And so I leave this retreat shaken, disoriented, in a sort of culture shock for all of human life — even a bit imbalanced. I feel more sure than ever of my humble, human limits — and of the glory of the light at my center and at the center of life itself. Still, my conditioned mind sees this as a failure: I didn’t come out looking good with a halo of enlightenment around me, with all of my confusion resolved and perfect clarity on what I can best do to serve the whole. Instead, I came out seeing the extent of my brokenness, understanding now that the only clarity available is the one that allows me to accept mystery and ambiguity, stop calling it confusion, and instead of trying so hard to heal it, treasure the crack in my heart that will never go away and use it as a source of pure empathy. All of this, I see, is what connects me in darkness with every other being, just as my joy in creation connects me with every other being in the light.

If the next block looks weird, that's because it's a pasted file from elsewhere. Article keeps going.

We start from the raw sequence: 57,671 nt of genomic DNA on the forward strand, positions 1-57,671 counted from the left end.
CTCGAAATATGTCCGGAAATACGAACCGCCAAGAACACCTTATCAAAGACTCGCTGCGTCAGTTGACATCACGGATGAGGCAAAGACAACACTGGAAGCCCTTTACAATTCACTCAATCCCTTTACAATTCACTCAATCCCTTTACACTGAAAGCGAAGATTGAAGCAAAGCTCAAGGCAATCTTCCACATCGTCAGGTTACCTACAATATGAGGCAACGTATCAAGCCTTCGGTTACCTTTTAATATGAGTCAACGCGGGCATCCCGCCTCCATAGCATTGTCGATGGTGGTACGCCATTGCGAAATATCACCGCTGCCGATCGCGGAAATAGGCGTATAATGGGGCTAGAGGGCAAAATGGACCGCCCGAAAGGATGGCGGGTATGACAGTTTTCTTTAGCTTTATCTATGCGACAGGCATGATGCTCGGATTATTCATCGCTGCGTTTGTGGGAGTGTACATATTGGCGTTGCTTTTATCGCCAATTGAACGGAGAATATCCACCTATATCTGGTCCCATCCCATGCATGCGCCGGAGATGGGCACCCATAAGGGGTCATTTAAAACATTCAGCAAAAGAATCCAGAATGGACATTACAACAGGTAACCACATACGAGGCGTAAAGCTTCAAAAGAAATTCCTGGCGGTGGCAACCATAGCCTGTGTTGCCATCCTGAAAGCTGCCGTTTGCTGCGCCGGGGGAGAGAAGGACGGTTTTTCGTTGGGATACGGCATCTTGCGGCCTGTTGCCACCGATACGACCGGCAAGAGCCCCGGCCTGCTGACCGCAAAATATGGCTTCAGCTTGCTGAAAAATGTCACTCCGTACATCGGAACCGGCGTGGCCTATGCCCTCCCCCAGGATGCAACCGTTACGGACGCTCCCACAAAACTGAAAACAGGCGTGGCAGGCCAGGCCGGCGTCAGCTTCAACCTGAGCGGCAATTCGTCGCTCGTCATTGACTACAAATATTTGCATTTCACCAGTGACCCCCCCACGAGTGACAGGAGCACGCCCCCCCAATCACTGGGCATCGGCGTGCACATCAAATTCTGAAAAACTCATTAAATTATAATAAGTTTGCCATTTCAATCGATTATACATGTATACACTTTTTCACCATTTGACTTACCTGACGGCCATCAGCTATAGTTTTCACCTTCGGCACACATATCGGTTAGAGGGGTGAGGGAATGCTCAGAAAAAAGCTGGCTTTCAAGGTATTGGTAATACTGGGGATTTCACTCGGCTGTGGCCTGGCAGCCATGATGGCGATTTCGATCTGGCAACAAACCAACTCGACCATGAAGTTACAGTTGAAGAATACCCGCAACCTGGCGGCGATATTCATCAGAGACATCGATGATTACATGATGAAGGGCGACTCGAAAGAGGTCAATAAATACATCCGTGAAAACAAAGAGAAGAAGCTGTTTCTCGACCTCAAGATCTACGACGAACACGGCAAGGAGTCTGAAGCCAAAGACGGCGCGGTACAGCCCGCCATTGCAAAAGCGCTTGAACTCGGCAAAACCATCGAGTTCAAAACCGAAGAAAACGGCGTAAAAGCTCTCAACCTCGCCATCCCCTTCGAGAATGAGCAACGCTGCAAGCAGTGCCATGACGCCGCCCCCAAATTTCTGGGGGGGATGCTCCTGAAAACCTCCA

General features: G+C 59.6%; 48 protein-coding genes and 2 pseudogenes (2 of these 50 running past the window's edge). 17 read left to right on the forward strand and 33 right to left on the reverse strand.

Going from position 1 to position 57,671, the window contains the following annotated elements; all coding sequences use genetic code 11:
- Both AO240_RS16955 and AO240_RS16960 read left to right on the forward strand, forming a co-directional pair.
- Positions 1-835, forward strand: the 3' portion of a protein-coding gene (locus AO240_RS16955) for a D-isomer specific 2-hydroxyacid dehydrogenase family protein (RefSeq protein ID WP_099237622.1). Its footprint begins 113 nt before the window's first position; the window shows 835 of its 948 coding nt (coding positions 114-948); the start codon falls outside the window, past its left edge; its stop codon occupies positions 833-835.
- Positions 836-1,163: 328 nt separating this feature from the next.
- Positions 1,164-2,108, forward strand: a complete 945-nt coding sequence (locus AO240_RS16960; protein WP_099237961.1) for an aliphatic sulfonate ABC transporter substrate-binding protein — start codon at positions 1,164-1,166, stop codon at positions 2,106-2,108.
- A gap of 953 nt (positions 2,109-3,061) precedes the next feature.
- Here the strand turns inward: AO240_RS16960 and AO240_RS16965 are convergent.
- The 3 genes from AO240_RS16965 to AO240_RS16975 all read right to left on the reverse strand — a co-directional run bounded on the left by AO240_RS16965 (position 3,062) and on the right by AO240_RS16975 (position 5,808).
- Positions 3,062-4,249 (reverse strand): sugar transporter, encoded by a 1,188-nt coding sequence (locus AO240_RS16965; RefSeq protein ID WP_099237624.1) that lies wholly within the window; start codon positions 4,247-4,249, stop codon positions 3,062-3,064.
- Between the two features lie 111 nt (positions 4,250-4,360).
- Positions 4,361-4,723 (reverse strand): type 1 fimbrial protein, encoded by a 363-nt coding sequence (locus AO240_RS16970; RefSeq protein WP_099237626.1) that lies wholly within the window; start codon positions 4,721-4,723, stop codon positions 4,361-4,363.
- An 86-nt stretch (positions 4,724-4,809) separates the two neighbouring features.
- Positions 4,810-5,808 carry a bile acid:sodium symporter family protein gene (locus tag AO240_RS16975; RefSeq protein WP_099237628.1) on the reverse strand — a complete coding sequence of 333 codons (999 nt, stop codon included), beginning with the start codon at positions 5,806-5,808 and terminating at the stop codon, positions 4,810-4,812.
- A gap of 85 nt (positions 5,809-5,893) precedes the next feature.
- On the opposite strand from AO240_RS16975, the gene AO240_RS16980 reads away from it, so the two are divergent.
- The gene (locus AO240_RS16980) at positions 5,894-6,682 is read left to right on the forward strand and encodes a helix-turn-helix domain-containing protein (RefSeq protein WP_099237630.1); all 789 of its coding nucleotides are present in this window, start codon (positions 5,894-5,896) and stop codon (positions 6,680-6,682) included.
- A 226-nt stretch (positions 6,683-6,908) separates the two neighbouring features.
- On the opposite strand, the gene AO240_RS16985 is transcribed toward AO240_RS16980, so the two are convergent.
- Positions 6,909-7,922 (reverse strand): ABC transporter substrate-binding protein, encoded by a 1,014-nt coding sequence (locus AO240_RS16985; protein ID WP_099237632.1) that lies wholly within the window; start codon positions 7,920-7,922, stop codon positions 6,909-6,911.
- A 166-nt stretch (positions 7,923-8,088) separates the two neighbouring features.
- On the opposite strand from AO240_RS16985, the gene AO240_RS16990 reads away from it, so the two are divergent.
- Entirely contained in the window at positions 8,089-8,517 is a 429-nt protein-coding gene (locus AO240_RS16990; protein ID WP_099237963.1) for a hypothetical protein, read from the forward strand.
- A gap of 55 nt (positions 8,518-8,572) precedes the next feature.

And somehow, for this unlikely inner daredevil, this seems enough of a treasure to make the whole messy undertaking worthwhile.

A deep bow to Hunter Reynolds for his love, patience and support as I retreated; to my scattered sangha of fellow experimenters who via Skype reminded me that what I am attempting has value; and to Tesa Silvestre for a second gift from her Aya’s Rivers flow fund in support of this retreat, which reassured me that this sort of contemplative activity has a place on the frontiers of American culture, such that I could keep my internalized judgments far enough at bay to dive in deeper than I ever have.

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13 comments to In praise of idleness: Lessons from my daredevil retreat

  • Ana Sachs

    I’ve been looking for your next essay Jane. This is worth the wait. I appreciate how generous you are in describing your journey so that new seeds can be germinating in our hearts.